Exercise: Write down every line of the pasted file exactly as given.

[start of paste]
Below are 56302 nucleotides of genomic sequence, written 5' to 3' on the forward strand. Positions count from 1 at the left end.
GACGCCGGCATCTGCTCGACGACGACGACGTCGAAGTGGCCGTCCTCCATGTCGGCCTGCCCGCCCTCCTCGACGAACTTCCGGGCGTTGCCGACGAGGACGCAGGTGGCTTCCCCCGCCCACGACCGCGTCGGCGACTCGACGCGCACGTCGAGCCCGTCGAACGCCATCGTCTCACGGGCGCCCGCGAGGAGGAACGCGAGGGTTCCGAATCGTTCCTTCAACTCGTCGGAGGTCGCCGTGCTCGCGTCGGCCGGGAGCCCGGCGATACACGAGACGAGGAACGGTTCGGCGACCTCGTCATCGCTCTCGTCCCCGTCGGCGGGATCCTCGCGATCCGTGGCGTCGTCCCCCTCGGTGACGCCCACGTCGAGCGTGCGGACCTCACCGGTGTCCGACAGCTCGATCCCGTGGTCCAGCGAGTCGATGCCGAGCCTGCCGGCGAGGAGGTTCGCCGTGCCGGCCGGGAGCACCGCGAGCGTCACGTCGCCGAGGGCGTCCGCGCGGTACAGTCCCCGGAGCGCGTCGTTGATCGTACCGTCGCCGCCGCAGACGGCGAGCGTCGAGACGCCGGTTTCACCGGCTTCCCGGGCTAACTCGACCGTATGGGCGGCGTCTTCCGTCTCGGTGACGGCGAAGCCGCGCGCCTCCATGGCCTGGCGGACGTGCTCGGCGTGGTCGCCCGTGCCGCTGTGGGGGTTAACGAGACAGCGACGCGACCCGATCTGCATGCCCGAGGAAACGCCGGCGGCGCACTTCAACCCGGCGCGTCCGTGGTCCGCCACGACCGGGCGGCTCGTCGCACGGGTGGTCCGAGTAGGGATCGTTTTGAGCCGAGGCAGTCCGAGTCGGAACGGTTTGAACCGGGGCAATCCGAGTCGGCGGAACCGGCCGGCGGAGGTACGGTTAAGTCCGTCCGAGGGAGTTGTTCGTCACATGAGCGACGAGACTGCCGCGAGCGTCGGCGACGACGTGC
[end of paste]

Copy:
Below are 56302 nucleotides of genomic sequence, written 5' to 3' on the forward strand. Positions count from 1 at the left end.
GACGCCGGCATCTGCTCGACGACGACGACGTCGAAGTGGCCGTCCTCCATGTCGGCCTGCCCGCCCTCCTCGACGAACTTCCGGGCGTTGCCGACGAGGACGCAGGTGGCTTCCCCCGCCCACGACCGCGTCGGCGACTCGACGCGCACGTCGAGCCCGTCGAACGCCATCGTCTCACGGGCGCCCGCGAGGAGGAACGCGAGGGTTCCGAATCGTTCCTTCAACTCGTCGGAGGTCGCCGTGCTCGCGTCGGCCGGGAGCCCGGCGATACACGAGACGAGGAACGGTTCGGCGACCTCGTCATCGCTCTCGTCCCCGTCGGCGGGATCCTCGCGATCCGTGGCGTCGTCCCCCTCGGTGACGCCCACGTCGAGCGTGCGGACCTCACCGGTGTCCGACAGCTCGATCCCGTGGTCCAGCGAGTCGATGCCGAGCCTGCCGGCGAGGAGGTTCGCCGTGCCGGCCGGGAGCACCGCGAGCGTCACGTCGCCGAGGGCGTCCGCGCGGTACAGTCCCCGGAGCGCGTCGTTGATCGTACCGTCGCCGCCGCAGACGGCGAGCGTCGAGACGCCGGTTTCACCGGCTTCCCGGGCTAACTCGACCGTATGGGCGGCGTCTTCCGTCTCGGTGACGGCGAAGCCGCGCGCCTCCATGGCCTGGCGGACGTGCTCGGCGTGGTCGCCCGTGCCGCTGTGGGGGTTAACGAGACAGCGACGCGACCCGATCTGCATGCCCGAGGAAACGCCGGCGGCGCACTTCAACCCGGCGCGTCCGTGGTCCGCCACGACCGGGCGGCTCGTCGCACGGGTGGTCCGAGTAGGGATCGTTTTGAGCCGAGGCAGTCCGAGTCGGAACGGTTTGAACCGGGGCAATCCGAGTCGGCGGAACCGGCCGGCGGAGGTACGGTTAAGTCCGTCCGAGGGAGTTGTTCGTCACATGAGCGACGAGACTGCCGCGAGCGTCGGCGACGACGTGC